I have a confession to make...
I bought some eyeglasses online.
I'm guessing I may have broken some obscure Oklahoma law, but I really don't feel all that guilty about what I did.
Oklahoma does not allow any retail sales of prescription eyewear in department stores. It's been that way since who knows how long. And it's not the only example of pandering and trade protectionism.
We live in an age of consumer empowerment and more choices than ever before, but one glaring exception is the statutory ban on many retail outlets who would love to offer more selection on competitively-priced eyewear.
As a child, I had friends who suffered academically when their glasses got broken and their parents could not afford to buy replacements until the next month.
Most Oklahomans by now have seen web ads from Zenni or other global merchants. Sales tax is rarely collected from the web purchases made by Oklahomans.
My eye doctor is adamant that eyewear must only be sold by him and his fellow doctors because proper fitting is so crucial to my health.
Never mind that he's never personally fitted me with glasses. He leaves that to the support staff. But he and his fellow trade group members do have lobbyists standing guard against any such blasphemous talk as what I'm sharing with you, now.
Other trade groups are also maniputating Oklahoma law by building and guarding 'carve-out' legislation to keep other merchants from encroaching on their exclusive market.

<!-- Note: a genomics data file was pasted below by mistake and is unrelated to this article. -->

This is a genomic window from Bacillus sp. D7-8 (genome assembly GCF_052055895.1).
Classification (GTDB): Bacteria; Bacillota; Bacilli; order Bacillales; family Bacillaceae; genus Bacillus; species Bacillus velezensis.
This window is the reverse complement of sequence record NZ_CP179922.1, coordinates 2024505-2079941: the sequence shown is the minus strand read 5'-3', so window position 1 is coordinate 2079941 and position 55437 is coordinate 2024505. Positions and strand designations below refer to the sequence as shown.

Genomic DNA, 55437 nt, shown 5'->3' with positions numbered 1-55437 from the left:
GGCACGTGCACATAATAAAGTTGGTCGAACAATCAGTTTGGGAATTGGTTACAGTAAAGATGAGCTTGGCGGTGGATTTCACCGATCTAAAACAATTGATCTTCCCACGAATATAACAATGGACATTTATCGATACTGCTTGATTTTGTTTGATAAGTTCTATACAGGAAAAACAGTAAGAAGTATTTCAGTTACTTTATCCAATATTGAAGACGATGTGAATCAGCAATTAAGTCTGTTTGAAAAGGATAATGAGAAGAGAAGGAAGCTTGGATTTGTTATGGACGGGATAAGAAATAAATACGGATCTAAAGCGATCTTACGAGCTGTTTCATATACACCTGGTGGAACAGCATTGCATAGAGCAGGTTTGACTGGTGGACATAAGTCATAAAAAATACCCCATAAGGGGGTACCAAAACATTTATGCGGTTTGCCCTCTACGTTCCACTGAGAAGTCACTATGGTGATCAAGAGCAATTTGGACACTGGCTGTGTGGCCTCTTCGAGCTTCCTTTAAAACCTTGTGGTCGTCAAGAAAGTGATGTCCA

Our statutes give exclusive legal power to several private trade groups to decide who gets to:
Oklahomans for Consumer Freedom (OCF) is an organization of retailers, consumers, and free-market advocates. OCF supports common sense reform to enable Oklahoman consumers to have greater choice while increasing opportunities for Oklahoma retail businesses and communities.
“Basically, we are committed to giving Oklahoma consumers more choices, better prices, convenience, because we think that the public benefits when consumers have more choices and you have more competition,”
said Gwendolyn Caldwell, a lobbyist with Oklahomans for Consumer Freedom.
The Wal-Mart-backed group, Oklahomans for Consumer Freedom, raised about $5 million last year for another state question that will soon let retailers sell wine and stronger beer. The eye care petition would amend the Oklahoma Constitution.
The legislature blocked efforts to adopt similar changes in the law. Last year, Sen. Kyle Loveless filed a bill but it never saw a vote. He said consumers will like the idea.